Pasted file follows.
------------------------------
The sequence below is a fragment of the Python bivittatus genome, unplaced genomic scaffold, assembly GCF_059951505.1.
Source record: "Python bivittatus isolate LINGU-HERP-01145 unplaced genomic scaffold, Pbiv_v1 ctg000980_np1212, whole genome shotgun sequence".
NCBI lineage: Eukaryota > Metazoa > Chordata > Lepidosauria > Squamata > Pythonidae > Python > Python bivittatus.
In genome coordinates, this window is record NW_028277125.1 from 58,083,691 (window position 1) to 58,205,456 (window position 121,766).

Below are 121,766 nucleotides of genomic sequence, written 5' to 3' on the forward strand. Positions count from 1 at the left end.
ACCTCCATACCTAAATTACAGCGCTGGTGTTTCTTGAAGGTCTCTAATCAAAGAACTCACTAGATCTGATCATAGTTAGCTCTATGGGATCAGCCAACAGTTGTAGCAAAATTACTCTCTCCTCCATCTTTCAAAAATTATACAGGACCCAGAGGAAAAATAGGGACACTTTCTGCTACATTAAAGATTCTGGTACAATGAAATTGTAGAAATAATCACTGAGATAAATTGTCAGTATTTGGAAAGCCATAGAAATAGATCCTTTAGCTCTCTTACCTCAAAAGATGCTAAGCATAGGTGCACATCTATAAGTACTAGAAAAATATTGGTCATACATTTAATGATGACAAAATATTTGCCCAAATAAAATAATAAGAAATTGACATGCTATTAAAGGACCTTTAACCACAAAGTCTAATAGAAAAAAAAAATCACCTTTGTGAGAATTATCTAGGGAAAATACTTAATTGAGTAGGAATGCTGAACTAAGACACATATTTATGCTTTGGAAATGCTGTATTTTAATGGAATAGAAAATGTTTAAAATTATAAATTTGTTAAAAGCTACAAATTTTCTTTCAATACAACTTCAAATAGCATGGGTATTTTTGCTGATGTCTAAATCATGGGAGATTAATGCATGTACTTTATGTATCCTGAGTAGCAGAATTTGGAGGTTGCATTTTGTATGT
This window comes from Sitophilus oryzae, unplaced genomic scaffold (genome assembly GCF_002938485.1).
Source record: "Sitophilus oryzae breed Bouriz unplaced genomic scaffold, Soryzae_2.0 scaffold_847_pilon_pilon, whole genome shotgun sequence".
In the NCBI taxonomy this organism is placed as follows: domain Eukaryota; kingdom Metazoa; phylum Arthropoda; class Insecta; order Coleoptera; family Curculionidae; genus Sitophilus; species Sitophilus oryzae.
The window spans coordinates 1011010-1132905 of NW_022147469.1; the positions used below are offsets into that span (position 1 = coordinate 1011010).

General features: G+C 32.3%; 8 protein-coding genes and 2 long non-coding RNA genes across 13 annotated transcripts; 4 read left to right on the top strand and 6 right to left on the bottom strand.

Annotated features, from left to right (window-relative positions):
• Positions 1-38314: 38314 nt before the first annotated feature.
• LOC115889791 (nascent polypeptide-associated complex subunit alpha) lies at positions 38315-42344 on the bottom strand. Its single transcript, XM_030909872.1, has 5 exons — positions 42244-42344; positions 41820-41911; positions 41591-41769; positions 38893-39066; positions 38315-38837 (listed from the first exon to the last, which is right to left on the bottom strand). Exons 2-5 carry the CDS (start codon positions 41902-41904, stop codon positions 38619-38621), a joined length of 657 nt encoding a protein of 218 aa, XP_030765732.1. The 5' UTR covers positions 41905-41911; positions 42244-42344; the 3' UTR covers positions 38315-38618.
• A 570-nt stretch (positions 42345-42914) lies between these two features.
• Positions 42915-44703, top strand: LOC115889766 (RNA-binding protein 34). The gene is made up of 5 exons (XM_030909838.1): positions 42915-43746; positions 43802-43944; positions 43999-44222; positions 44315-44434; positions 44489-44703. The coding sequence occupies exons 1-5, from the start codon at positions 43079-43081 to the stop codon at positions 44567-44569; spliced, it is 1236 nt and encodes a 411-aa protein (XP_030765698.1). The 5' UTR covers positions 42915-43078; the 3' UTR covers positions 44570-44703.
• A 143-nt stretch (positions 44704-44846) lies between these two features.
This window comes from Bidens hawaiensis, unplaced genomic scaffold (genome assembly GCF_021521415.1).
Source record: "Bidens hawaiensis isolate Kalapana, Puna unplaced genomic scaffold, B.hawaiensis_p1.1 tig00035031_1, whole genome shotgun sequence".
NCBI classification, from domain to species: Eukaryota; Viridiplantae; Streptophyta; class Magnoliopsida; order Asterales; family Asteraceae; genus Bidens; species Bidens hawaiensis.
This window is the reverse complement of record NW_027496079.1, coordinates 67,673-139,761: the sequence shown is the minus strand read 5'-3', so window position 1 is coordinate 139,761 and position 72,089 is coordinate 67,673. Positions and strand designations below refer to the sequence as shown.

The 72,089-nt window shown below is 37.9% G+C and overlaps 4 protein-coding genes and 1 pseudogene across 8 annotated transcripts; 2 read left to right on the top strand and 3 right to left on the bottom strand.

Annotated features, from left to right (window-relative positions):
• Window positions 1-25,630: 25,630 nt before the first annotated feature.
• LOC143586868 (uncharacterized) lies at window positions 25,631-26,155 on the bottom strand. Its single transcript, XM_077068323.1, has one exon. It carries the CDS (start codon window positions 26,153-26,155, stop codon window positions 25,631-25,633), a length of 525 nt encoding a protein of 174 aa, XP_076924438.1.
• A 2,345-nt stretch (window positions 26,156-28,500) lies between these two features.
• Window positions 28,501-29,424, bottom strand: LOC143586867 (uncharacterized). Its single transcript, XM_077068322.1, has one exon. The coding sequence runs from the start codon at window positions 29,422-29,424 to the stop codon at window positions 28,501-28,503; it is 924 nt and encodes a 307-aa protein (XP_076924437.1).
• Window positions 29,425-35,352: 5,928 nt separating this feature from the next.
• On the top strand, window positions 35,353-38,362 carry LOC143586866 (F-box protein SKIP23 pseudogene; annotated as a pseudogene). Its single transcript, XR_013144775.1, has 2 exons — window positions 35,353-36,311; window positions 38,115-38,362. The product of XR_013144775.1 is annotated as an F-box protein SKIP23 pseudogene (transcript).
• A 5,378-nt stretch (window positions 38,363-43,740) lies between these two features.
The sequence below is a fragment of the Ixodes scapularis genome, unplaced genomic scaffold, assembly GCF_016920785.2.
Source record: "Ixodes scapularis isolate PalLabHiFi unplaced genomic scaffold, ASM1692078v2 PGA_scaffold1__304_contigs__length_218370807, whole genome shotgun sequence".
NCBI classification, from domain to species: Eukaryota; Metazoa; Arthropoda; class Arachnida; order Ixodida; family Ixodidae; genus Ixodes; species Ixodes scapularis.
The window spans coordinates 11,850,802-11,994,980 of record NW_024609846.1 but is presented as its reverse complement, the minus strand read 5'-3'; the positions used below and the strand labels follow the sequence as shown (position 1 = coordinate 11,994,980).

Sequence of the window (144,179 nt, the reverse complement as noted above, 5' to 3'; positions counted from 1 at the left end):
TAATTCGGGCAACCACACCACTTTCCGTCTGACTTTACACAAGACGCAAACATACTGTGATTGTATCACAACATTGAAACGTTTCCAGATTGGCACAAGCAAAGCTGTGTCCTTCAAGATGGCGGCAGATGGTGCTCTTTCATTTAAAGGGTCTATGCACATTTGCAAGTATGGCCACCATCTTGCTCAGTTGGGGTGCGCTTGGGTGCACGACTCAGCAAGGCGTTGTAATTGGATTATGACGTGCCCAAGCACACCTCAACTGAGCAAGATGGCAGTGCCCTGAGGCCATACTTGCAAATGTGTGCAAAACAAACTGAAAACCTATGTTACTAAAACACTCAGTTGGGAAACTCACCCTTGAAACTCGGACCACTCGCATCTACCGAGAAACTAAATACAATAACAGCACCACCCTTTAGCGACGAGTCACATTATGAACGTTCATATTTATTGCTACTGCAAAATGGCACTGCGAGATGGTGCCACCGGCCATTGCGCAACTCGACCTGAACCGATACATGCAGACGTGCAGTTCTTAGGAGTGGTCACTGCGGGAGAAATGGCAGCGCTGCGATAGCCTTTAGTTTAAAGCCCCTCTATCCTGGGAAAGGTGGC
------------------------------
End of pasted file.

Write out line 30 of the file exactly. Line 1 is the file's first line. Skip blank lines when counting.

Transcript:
• A 5,378-nt stretch (window positions 38,363-43,740) lies between these two features.